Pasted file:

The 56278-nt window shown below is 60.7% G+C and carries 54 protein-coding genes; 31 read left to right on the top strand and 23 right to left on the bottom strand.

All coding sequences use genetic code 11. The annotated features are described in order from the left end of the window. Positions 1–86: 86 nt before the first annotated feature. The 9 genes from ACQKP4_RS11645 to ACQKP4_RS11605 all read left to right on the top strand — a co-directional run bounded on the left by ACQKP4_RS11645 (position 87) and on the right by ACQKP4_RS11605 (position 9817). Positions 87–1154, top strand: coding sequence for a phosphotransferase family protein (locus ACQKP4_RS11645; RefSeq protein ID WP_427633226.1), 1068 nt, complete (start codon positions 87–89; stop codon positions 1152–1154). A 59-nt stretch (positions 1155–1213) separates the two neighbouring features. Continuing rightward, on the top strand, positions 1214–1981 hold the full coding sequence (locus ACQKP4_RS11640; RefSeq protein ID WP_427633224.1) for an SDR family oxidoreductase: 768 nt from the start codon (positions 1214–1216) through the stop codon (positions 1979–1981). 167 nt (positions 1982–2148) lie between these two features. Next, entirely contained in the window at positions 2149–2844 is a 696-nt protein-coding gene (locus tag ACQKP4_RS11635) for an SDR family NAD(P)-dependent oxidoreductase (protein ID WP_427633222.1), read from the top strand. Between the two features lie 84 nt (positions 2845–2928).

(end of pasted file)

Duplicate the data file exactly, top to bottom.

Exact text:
The 56278-nt window shown below is 60.7% G+C and carries 54 protein-coding genes; 31 read left to right on the top strand and 23 right to left on the bottom strand.

All coding sequences use genetic code 11. The annotated features are described in order from the left end of the window. Positions 1–86: 86 nt before the first annotated feature. The 9 genes from ACQKP4_RS11645 to ACQKP4_RS11605 all read left to right on the top strand — a co-directional run bounded on the left by ACQKP4_RS11645 (position 87) and on the right by ACQKP4_RS11605 (position 9817). Positions 87–1154, top strand: coding sequence for a phosphotransferase family protein (locus ACQKP4_RS11645; RefSeq protein ID WP_427633226.1), 1068 nt, complete (start codon positions 87–89; stop codon positions 1152–1154). A 59-nt stretch (positions 1155–1213) separates the two neighbouring features. Continuing rightward, on the top strand, positions 1214–1981 hold the full coding sequence (locus ACQKP4_RS11640; RefSeq protein ID WP_427633224.1) for an SDR family oxidoreductase: 768 nt from the start codon (positions 1214–1216) through the stop codon (positions 1979–1981). 167 nt (positions 1982–2148) lie between these two features. Next, entirely contained in the window at positions 2149–2844 is a 696-nt protein-coding gene (locus tag ACQKP4_RS11635) for an SDR family NAD(P)-dependent oxidoreductase (protein ID WP_427633222.1), read from the top strand. Between the two features lie 84 nt (positions 2845–2928).